I have this vicious love/hate relationship with homemade filled pastas. Sometimes they are the best things I've ever made. Heavenly, ethereal, delicious pockets of amazingness. Sometimes the dough tears, it sticks, it bursts while boiling, and I end up with a measly 6 raviolis salvaged from the entire batch I made; the rest sadly goes into the trash. There is no in between. Days when I make filled pastas always result in either elation or fury.
These little guys were no different. The first day I tried to make them for this blog ended with me in bed, rolled up in a ball, trying to fall asleep as fast as possible in the hopes that it would make the next day get here faster. The next day when I tried again, nothing went wrong. They were perfect.
I think this dynamic relationship with stuffed pasta comes from the fact that I'll make them a few times a year, but with enough time in between that I always forget the little tips and tricks to make it a smooth process. I succumb to pitfalls that are easily avoided, simply because I have forgotten! So my dear readers, this post is not only for you, but for me as well.
I recommend getting an empty (and clean!) spray bottle and filling it with water. If at any point your dough starts getting dry, a few spritzes will liven it up again without drowning it in water.
I like smaller, more delicate agnolottis, so I use about 1 teaspoon of filling per piece. You can definitely make larger ones and use 1 tablespoon of filling per piece as well.
Serves 4 to 5.
For the dough:
14 oz 00 flour (or all-purpose)
4 large eggs
1 tsp olive oil
For the filling:
2 tbsp olive oil
1 lb mushrooms of your choice (I used a mix of cremini and portobello), small to medium dice
2 large garlic cloves, smashed and peeled
1 tsp salt
1/2 cup dry white wine
1/4 cup grated parmesan, packed
1/4 cup grated pecorino, packed
1/2 cup mascarpone
sauce of your choice (I used a garlic parmesan broth whisked with some butter)
fresh herbs such as sage and parsley
freshly grated parmesan
For the dough:
On a clean counter, create a mound with your flour and dig a well in the center. Crack eggs and add oil to the well. Using your fingers, break up the yolks and start drawing in flour in a swirling motion. Keep drawing in more flour until the dough becomes difficult to mix with your fingers. Taking a pastry scraper, form the dough into a ball. It will be very shaggy at this point. Knead for about 10 minutes until smooth and elastic. If the dough is too dry when you are kneading, spray it with a little water, if it's too sticky, sprinkle it with a little flour.
Cover dough with a clean bowl and let rest for 30 minutes to an hour.
For the filling:
Pour olive oil into a large stainless steel pan over medium high heat. Add mushrooms, garlic, and salt. Cook until the mushrooms have released most of their liquid, about 8 to 10 minutes. Add white wine and cook for another 4 to 5 minutes until evaporated. Turn off heat and let cool to room temperature. Transfer to a food processor and pulse for a minute or two. The mixture should be finely processed, but not so much that it's completely smooth. Transfer to a medium mixing bowl, add parmesan, pecorino, and mascarpone. Stir to combine.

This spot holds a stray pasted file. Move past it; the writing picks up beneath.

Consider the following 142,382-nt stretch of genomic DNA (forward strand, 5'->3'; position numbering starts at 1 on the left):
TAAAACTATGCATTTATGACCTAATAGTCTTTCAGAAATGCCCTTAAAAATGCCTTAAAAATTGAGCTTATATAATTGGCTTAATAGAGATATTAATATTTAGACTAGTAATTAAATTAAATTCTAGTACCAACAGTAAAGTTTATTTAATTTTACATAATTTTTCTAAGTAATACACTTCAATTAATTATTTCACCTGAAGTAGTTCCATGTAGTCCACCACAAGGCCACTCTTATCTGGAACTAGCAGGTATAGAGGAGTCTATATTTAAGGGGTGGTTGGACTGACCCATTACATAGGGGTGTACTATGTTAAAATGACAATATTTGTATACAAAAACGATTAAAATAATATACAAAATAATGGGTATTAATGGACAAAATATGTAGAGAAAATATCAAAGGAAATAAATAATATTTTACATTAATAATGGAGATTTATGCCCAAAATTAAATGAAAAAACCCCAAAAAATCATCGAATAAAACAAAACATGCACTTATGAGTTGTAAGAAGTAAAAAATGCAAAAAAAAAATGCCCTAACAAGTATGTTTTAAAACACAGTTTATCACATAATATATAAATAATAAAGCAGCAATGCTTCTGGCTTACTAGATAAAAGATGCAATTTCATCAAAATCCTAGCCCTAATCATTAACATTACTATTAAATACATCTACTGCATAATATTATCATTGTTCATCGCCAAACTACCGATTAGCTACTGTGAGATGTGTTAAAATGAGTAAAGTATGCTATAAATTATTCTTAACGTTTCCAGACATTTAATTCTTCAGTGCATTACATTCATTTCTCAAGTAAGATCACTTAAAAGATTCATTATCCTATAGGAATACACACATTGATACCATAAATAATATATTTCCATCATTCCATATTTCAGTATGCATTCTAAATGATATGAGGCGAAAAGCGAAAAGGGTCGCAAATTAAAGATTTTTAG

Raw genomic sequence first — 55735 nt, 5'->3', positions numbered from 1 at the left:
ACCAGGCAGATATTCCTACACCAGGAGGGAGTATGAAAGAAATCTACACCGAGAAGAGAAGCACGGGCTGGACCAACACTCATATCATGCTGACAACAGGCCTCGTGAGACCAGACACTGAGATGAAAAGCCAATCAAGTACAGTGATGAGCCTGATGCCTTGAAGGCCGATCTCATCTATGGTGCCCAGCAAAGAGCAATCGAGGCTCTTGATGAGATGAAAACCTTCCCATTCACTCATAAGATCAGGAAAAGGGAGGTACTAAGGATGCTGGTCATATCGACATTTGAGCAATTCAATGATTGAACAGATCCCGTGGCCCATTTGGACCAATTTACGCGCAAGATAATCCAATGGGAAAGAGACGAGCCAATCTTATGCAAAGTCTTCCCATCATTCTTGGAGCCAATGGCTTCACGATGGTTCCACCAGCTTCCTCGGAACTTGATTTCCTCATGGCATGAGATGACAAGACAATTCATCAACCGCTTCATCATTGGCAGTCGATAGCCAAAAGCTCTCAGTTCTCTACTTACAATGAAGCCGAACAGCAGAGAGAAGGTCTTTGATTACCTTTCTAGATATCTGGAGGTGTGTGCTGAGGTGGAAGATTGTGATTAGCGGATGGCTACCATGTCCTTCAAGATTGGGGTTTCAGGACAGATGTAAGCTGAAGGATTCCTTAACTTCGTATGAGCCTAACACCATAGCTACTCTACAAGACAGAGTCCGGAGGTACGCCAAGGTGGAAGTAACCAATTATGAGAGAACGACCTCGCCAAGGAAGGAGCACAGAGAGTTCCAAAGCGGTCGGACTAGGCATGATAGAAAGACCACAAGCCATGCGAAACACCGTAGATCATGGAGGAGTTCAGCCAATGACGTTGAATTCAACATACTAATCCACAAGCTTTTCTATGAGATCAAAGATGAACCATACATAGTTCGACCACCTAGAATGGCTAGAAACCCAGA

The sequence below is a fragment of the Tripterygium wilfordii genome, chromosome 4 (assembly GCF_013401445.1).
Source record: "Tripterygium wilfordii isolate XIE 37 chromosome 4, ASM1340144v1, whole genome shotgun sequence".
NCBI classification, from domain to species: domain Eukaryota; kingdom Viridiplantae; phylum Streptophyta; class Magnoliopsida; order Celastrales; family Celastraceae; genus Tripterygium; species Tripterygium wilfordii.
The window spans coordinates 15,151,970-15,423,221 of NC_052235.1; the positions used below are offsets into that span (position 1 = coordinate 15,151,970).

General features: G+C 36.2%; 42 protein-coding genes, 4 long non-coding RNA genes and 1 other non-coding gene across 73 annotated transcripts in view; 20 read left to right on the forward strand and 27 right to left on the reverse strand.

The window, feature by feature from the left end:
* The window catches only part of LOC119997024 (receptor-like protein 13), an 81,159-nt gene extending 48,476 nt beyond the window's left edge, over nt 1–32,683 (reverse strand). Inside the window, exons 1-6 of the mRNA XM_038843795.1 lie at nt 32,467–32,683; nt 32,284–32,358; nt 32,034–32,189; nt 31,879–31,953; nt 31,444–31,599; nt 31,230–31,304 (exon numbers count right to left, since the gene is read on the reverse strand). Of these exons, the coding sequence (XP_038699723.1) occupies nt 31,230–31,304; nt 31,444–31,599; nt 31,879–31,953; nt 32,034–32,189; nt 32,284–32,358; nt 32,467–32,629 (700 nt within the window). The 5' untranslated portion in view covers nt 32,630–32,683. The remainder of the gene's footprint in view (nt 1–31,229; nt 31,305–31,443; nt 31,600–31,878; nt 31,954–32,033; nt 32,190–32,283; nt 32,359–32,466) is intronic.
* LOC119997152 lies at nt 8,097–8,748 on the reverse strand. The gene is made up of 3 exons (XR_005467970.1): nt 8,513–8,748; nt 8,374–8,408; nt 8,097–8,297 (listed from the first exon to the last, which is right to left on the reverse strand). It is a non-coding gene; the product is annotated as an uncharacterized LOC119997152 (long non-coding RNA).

Separate dough into quarters. Take one quarter and re-cover the rest with the bowl (do not roll out all of the quarters at once! Unless you work lightning fast, the other pasta sheets will dry out before you get to filling them). Flatten the dough out a bit, lightly flour it, and take it through the lowest setting in your pasta maker. Fold the dough into thirds, like you're folding a piece of paper to put in an envelope, and take it through the lowest setting once more. Take the dough through successive settings on your pasta maker, flouring when needed, until you get to the highest (thinnest) setting.
Cut your pasta sheet in half, it will make it easier to work with so you don't have one super long sheet. Taking your filling, pipe teaspoonful dollops down the middle (but slightly to one side) of the pasta sheets, leaving about 1/2 inch between each dollop. Brush some water around the filling and fold the pasta over, using the side that the filling is not on. Pinch the pasta where there is no filling to separate each piece, making sure to get rid of any air bubbles. Taking a pasta cutter, trim the dough lengthwise to get rid of any excess. Then cut across each pinch to create individual agnolottis. Take each agnolotti and squeeze the ends to make sure they are sealed properly. Place finished agnolotti on a well floured section of your counter (or a well floured parchment paper lined baking sheet).
Repeat the pasta rolling, filling, and cutting with the other three pieces of dough.
Bring a large pot of salted water to a boil. Gently boil the agnolotti for 5 to 7 minutes. Top with sauce, herbs, and freshly grated cheese, and enjoy!
If not using all of the pasta the same day, freeze them in one layer on a parchment paper lined baking sheet. Then transfer the frozen agnolottis to a freezer bag and keep frozen for up to one month.